Then we’re in. My wave is permitted access. Here we go, it’s on. I grab a trolley from the decontaminated line, rev it a few times in my head and accelerate past the slow movers and drift sideways into the first aisle. I’ll stay ahead and upwind! First stop bog rolls, I grab a pack then hesitate because I want to take a second pack just in case. I fight the urge. Don’t want to be greedy, I’ll get two packs of beer instead 😉

It’s quiet in here… It was last time, too. No unnecessary talking or breathing people! And keep the eye contact to a minimum too. The supermarket has turned into a library but one guy didn’t get the memo… He’s chatting loudly with his girlfriend about what they need for fajitas. Shut up you idiot! You’ve polluted the air in that aisle for at least 5 minutes and I needed fajita mix too. Sod it, we’ll sprinkle some chilli powder on, the kids’ll never know! Onwards to the safety of the next aisle.

It’s the dried herb section and there’s a bottle neck.

I need garlic powder but there’s 4 people nervously squeezing past one another with their trolleys half full and their eyes wide with fear. Sod that too! I’ll be going home with beer, bog roll and HB pencil leads at this rate.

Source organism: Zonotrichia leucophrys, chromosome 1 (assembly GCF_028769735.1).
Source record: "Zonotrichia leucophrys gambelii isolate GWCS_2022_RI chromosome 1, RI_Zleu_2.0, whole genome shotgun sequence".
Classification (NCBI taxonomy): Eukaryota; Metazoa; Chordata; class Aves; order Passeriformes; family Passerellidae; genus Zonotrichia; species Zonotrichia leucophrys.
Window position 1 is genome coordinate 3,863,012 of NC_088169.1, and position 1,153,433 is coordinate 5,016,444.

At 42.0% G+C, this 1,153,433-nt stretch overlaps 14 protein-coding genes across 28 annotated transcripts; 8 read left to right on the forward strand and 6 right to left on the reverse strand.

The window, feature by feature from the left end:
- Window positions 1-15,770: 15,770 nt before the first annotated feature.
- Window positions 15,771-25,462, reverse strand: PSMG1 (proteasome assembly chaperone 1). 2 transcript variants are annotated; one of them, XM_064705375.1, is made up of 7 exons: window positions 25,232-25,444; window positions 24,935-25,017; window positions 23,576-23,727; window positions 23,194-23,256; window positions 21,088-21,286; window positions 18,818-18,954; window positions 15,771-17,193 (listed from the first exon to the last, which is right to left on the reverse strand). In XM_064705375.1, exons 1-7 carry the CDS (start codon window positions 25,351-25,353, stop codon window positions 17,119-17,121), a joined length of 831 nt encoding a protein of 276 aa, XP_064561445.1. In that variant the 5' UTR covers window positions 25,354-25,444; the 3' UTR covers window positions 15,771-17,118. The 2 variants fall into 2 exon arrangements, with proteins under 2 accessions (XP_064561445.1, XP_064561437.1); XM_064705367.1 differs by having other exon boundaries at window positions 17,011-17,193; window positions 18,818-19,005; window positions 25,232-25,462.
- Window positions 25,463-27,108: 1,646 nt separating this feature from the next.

All of a sudden, I get a tickle in my throat. Dammit! I haven’t got a cough but now I can’t clear this tickle without the mob turning on me. The tickle is overwhelming and my eyes begin to water. I remember a Coronavirus meme online “I used to cough to hide a fart and now I fart to hide a cough”. I have a little internal chuckle to myself and the tickle subsides.

I spot another friend in the crisp aisle and after initial hesitation, we settle in for a chat. We’re like-minded and without discussing it, opt for more of a 3m exclusion zone than the recommended 2. I notice other shoppers hesitating at the end of the aisle before internally chastising us for contaminating the air with unnecessary talking and breathing. ‘The bloody crisp section as well!’ They move on, living to fight another day.

This is the second most interaction I’ve had with another real-life human being outside of our house for a good few days and it feels pretty good. We finish up our chat and both grab more crisps than we would in a peacetime shop before bidding each other farewell.

Checkout time!